6) Last, but certainly not least, appease the fans, just tired of looking at the same impassive face behind the bench and desperate to blame it all on one aspect of a team’s play, generally special teams. Always, the customers are on the prowl for a scapegoat.
In Philadelphia, the internet buzzed with generic complaints of young players not getting better in the fourth year of Dave Hakstol’s watch, never mind they weren’t the same young players as when he took over, or that a number of the kids had improved plenty a year ago while the Flyers had the fifth best record in the league from Dec. 4 on.
Their regression this year was in most cases, inherent from the mass hysteria that set in on veterans and kids alike for want of a save from the six goalies the team has had to use. But the underlying issue with Hakstol, or any coach in the City of Brotherly love, is that if he doesn’t go nutty on the bench once in a while, he’s not a Philly kind of guy.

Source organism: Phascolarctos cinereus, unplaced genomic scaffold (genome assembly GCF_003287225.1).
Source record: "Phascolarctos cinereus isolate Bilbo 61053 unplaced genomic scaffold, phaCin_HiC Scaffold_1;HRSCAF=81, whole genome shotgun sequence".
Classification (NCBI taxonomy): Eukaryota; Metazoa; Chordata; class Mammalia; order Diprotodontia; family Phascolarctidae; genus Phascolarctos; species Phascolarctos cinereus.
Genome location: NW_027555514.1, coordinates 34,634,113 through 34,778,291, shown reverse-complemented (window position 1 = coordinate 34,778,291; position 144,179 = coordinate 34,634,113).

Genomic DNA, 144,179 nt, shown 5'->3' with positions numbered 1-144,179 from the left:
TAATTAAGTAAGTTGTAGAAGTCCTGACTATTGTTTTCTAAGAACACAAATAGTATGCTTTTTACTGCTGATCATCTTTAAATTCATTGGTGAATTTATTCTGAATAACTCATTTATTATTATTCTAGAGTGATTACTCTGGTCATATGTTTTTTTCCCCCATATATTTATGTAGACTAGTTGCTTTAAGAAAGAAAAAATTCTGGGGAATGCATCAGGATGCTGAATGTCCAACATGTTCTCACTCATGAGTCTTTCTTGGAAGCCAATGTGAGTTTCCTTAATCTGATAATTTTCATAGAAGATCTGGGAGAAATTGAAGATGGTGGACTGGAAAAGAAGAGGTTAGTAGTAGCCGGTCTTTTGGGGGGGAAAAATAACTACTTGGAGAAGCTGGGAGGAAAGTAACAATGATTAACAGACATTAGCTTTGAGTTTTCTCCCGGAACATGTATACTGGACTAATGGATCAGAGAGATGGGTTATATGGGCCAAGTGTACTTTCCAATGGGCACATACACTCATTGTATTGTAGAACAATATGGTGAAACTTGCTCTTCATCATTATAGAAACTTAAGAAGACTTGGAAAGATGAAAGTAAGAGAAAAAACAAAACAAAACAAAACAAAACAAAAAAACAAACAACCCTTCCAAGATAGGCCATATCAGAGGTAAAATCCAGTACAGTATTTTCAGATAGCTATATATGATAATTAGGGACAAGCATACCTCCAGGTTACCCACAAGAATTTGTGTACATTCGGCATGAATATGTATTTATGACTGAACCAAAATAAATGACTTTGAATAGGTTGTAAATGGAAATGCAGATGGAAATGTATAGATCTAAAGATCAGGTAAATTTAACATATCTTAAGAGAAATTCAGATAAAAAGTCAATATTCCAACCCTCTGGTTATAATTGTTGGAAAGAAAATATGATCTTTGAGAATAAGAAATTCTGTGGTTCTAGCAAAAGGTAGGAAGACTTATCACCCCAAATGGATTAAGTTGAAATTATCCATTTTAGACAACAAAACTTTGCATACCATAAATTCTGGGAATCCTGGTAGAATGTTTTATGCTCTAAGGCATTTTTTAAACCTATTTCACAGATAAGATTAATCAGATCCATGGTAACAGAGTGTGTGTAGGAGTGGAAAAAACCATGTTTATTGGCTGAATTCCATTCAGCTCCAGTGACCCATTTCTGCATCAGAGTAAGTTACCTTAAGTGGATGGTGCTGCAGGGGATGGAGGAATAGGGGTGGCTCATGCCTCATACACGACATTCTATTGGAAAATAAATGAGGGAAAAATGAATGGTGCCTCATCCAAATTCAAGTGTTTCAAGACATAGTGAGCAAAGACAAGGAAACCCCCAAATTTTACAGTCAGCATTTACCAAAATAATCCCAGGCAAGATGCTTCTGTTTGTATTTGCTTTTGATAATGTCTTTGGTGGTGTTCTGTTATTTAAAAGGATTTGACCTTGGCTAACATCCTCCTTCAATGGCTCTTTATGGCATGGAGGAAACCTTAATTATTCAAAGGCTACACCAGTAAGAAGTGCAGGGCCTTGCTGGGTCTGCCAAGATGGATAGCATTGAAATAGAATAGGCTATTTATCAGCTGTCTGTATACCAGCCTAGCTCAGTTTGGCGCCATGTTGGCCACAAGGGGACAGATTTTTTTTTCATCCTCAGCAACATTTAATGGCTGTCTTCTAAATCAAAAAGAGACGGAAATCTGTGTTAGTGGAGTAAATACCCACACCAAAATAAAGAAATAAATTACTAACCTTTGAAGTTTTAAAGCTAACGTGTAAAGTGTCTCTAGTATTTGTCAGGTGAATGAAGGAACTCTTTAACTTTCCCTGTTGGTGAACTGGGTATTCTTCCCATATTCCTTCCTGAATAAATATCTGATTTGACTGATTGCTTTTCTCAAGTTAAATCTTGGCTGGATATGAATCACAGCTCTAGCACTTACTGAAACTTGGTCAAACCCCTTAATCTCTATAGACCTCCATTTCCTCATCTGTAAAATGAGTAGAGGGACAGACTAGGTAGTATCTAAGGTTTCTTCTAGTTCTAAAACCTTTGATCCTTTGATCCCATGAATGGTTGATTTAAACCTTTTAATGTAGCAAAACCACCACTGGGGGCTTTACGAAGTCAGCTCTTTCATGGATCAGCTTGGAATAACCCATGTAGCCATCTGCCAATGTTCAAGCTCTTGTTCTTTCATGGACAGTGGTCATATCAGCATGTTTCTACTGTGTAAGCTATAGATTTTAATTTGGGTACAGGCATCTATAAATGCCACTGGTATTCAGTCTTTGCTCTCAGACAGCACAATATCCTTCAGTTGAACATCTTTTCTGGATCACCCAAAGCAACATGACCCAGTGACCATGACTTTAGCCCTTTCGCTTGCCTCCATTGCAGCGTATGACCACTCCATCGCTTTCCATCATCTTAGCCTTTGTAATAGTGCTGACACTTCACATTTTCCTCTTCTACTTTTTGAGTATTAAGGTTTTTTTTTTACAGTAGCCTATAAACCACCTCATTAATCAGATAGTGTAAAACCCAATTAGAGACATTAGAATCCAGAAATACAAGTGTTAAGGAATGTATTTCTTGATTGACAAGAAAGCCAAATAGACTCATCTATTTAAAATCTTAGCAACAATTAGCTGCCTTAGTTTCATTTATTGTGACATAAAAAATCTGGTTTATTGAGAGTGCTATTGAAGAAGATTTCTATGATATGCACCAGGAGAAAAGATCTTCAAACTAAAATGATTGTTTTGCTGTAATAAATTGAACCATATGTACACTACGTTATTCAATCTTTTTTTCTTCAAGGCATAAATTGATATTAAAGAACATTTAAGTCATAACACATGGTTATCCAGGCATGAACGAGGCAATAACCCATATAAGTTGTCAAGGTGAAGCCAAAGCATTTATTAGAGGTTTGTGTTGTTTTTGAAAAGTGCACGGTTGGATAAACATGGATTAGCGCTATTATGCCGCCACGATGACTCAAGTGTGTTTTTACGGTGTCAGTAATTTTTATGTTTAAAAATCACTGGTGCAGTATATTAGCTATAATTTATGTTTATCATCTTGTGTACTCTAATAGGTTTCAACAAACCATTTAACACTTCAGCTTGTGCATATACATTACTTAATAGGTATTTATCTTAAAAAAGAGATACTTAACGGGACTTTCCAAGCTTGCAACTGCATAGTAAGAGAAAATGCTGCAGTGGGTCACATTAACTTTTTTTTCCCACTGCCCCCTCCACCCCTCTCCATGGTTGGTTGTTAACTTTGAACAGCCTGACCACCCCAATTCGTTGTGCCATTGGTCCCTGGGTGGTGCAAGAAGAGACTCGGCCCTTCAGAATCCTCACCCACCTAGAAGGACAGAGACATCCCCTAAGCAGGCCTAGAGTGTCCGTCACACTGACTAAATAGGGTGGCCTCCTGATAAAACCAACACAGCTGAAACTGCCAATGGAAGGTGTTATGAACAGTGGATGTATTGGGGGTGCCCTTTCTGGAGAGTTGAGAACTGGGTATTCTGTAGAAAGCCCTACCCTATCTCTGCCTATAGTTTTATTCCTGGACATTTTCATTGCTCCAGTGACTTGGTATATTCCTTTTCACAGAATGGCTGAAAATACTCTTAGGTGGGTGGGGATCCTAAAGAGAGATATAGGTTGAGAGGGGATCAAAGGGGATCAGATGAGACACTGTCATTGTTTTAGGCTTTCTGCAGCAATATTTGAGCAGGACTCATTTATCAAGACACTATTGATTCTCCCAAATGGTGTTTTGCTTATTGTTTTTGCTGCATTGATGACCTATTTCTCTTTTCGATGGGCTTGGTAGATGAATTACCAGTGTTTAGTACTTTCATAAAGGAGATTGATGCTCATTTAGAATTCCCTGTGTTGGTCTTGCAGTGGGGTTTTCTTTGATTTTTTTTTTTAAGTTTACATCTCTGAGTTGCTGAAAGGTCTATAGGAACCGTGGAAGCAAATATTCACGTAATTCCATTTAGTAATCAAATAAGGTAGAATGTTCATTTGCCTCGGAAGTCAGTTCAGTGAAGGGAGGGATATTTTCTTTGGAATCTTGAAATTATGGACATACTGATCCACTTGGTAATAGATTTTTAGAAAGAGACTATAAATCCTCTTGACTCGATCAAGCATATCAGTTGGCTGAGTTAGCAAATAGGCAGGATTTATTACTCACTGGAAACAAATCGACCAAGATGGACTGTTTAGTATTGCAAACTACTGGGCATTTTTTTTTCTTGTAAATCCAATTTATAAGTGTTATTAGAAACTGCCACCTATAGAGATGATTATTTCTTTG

For a while the St. Louis goaltending, too, didn’t get any better under Craig Berube than it did for Mike Yeo. Now it is and the Blues are back in contention, having gone 14-13-2 under Berube as opposed to 7-9-3 under his predecessor. This isn’t Berube’s first rodeo as an interim. He fully earned an extension the last time by getting a thoroughly mediocre Flyer team to the playoffs in 2012-13 after Peter Laviolette was let go, then hardly deserved to be fired by Ron Hextall a year later.
Unlike in San Jose, where he got to two conference finals, Todd McLellan had about eight NHL players at his perusal in Edmonton, same as Hitchcock still has, so let’s see what Hitch’s obsessions can do to prod AHLers into a level of competence. So far his 14-13-2 is only a slight uptick than McLellan’s 9-10-1 but, whatever happens, someday McDavid will be thankful for the time he had with Hitch.